Gardenia plants produce white flowers and are popular in Florida landscapes. Some types bloom throughout the growing season, from spring to fall, Gardenia plants are captivating with their fragrance and color. If the smell is a bit overwhelming to you, they can be located farther out in your landscape. Good care of gardenias keeps them healthy with beautiful flowers.
Plant Gardenias along pathways, at corners of buildings, and near windows. They are great for borders, ground covers, singular, or mass plantings as hedges. Gardenia needs to be in full sun, partial shade or shifting shade. Too much shade can reduce blooming and loss of normal dark green color in leaves. They need to be in well-drained soil and want good air circulation. The proper placement is the foundation for good Gardenia care.
Types of Gardenia Plants
Gardenia plants come from a rootstock on their own root system “Own Root” or they are “Grafted”.
Planting Gardenias in North Florida should be restricted to “Own Root” because “Grafted” are not hardy below 28 degrees. “Grafted” Gardenia do better in Central and Southern Florida.
There are variations in flower size, Form, blooming time, duration, and growth characteristics among types. Some popular shrubs are,
August Beauty blooms from spring to fall with a height of 4-6 feet.
Grows to a height of 4-8 feet, “Radicans” also known as “Prostata” with a height of 1-2 feet.
Veitchii blooms from spring to fall with a height of 2-5 feet.
Some types that are “Grafted” are Gardenia Trees which are very popular in Florida. They are great for landscapes, placed at the corners of buildings. Gardenia Trees do not grow too tall and produce large amounts of flowers.
Proper pruning care of Gardenias is needed for good branch growth, plus helping with bud initiation and development. Incorrect pruning can reduce the number of flowers the plant produces, and be detrimental to the plant’s growth.
Do Not prune Gardenias by “cutting back” to the base of the plant or by “shearing”.
Remove no more than 1/3 of the plant.
Light pruning is recommended for Gardenias. Light pruning is done by removing branches to shape up the plant and to remove any dead branches. Light pruning helps Gardenias to keep their natural shape.
Pruning should be done right after Gardenias have finished flowering.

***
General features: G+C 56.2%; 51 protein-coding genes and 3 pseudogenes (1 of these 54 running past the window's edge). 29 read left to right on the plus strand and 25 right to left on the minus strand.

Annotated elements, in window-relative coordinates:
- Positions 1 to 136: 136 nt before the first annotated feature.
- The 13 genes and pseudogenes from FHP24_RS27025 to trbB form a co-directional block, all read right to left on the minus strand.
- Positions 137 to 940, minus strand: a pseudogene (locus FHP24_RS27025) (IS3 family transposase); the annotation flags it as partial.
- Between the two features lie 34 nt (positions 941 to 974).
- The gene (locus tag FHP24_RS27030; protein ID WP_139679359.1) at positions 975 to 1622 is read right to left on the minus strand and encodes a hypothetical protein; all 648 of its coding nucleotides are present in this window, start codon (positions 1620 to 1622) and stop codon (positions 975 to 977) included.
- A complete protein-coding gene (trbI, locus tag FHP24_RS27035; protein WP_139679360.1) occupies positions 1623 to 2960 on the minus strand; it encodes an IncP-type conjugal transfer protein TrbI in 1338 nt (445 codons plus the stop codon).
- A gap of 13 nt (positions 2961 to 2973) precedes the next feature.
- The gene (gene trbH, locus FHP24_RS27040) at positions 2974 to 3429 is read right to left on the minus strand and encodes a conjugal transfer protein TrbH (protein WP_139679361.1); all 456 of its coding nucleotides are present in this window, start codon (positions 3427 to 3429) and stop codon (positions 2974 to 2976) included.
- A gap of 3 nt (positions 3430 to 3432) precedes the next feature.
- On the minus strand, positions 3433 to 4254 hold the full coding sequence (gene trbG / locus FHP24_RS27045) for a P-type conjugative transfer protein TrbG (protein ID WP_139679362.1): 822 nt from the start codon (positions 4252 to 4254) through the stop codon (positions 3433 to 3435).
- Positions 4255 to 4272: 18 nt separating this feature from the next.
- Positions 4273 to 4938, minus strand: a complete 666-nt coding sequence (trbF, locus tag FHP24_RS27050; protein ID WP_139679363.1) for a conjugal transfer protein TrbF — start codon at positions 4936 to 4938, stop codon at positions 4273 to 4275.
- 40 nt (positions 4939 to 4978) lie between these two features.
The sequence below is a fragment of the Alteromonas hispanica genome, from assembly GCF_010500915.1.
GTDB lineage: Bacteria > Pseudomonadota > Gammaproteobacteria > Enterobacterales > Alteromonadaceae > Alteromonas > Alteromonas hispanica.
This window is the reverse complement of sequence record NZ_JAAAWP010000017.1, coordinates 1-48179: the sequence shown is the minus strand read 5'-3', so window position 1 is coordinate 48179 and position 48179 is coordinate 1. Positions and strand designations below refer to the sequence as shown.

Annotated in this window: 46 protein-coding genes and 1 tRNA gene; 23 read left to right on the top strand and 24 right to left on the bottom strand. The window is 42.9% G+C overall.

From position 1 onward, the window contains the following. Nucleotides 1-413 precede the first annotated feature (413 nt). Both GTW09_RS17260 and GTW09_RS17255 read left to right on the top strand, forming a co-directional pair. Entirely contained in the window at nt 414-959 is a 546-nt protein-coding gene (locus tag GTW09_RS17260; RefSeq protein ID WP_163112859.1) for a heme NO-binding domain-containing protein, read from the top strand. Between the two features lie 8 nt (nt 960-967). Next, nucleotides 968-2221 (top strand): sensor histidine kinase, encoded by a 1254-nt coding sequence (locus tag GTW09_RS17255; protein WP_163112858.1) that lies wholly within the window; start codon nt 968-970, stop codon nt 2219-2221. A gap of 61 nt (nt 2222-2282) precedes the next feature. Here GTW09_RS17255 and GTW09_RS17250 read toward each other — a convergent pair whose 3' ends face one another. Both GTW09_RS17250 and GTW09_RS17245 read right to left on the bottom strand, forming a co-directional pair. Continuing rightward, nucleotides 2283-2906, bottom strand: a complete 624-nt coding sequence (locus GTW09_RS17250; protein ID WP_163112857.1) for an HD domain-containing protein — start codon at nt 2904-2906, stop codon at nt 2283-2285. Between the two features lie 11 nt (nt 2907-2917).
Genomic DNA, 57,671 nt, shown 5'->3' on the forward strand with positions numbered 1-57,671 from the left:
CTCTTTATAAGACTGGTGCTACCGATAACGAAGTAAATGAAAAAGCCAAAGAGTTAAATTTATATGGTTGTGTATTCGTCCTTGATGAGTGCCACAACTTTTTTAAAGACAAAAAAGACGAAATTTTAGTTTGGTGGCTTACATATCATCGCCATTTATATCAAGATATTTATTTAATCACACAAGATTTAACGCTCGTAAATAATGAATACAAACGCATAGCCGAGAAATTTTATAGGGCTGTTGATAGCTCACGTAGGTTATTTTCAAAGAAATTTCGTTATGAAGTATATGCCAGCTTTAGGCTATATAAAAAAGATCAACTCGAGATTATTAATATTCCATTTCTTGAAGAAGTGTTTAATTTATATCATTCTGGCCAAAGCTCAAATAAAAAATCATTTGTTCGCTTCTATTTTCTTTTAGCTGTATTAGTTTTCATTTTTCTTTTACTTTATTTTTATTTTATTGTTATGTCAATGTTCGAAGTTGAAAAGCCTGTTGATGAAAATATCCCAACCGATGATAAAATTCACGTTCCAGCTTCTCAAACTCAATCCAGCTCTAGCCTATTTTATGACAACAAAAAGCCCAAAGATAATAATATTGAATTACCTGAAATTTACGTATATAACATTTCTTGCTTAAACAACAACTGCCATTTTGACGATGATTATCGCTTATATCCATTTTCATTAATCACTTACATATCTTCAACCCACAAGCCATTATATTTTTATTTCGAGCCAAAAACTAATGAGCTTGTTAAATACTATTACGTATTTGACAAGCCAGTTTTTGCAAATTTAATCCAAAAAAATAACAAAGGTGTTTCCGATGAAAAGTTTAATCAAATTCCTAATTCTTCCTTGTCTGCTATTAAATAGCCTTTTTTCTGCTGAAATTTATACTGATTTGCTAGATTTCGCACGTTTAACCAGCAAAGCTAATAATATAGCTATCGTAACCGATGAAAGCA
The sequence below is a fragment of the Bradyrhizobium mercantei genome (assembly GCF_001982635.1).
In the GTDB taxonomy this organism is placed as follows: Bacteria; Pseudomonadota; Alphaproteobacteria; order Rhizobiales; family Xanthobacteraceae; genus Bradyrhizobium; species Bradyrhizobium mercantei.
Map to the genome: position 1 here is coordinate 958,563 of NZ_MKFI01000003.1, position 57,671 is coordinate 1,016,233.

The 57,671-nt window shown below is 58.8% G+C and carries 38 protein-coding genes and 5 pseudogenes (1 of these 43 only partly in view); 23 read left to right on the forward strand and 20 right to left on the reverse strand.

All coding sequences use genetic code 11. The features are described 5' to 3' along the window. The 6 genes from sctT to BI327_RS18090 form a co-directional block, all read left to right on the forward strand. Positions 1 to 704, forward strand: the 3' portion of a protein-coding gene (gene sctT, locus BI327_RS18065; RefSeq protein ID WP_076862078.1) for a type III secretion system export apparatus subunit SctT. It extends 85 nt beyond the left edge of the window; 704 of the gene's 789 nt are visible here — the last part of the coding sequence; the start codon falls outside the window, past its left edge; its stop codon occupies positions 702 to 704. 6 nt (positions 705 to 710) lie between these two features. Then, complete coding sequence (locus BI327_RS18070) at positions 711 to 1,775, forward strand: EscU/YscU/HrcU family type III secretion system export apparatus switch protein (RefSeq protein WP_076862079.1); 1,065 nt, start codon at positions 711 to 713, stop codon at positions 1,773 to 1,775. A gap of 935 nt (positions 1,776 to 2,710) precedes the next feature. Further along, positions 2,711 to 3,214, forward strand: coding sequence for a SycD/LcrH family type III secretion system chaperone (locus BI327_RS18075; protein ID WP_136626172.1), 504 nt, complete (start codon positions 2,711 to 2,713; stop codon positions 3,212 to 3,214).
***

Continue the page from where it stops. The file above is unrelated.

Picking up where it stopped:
If done prior to blooming, the number of flowers will be reduced.
Pruning Gardenias in Florida should be done before October 1.
Pruning in the fall after October 1 reduces next year’s blooms. Pruning should be done early enough to allow the new growth to be at least 4 to 6 inches by the first of October. Young Gardenias that are growing vigorously during the first year may be pruned once in June and again in August, to encourage heavy branching.
It is important to follow proper watering practices for Gardenia. They do best in well-drained soil. The soil needs to be moist but not soaked. Poor drainage or overwatering can cause Gardenia yellow leaves. But during dry periods such as drought watering is necessary to keep them from wilting. Watering once a week should be sufficient for the care of Gardenias.
Watering controls the number of buds remaining on the plant. If water stress occurs on a healthy budded plant, many will fall off before opening. Large variations in soil moisture should be avoided, to keep from having problems with blooming.
Fertilizer Care of Gardenias
Proper fertilization is required for good growth and flowering production. A “Complete” granular fertilizer containing nitrogen, phosphorus, potassium, and iron is recommended. Gardenias perform ideally in soil that is maintained at a PH level between ( 5.0 and 6.5 ). Follow recommendations on the label for the proper amount, too much can cause root problems.
Established Gardenias require two or three applications per year. One application in February for Southern Florida, and March for North and Central. A second in September for North, October for Central and South Florida. A third application may be done in the summer for the best care of Gardenias.
Yellow leaves (Chlorotic) can occur due to a deficiency of iron. It can be corrected by a foliar treatment with “Liquid Iron”. Once again follow directions on the label for mixture and duration between applications.
Insects on Gardenias
There are insects in Florida that can injure Gardenias unless proper insect control and care of Gardenias is used. Most injurious are Scales, Aphids, Spider Mites, Thrips, and Whiteflies.
Scales include “Cotton Cushion”, “Soft Brown”, and other types When mature they can be hard to eliminate. Spider Mites can cause damage during hot dry periods. Thrips can cause unopened buds to drop. Aphids suck the juices out of the stems, which can become a severe problem.
An organism called “Black Sooty Mold” Which lives on the honeydew secreted by Aphids can be found on the leaves. This is very common in Gardenias. The black substance does not hurt the foliage but prevents the leaves from getting sunlight reducing photosynthesis.
Regular inspection helps control insects from getting out of hand. Proper treatment with insecticide is needed when pests become noticeable. A program of using a “Systemic” insecticidal care of Gardenias on a regular basis can also help in controlling insects.
No matter what shape or form Gardenia adds attraction to your landscape, with a mix of deep green leaves and blooming white flowers. With the proper care of Gardenias, you will be rewarded with healthy eye-appealing plants with wonderful white color.
Learn what to look for when purchasing quality plants.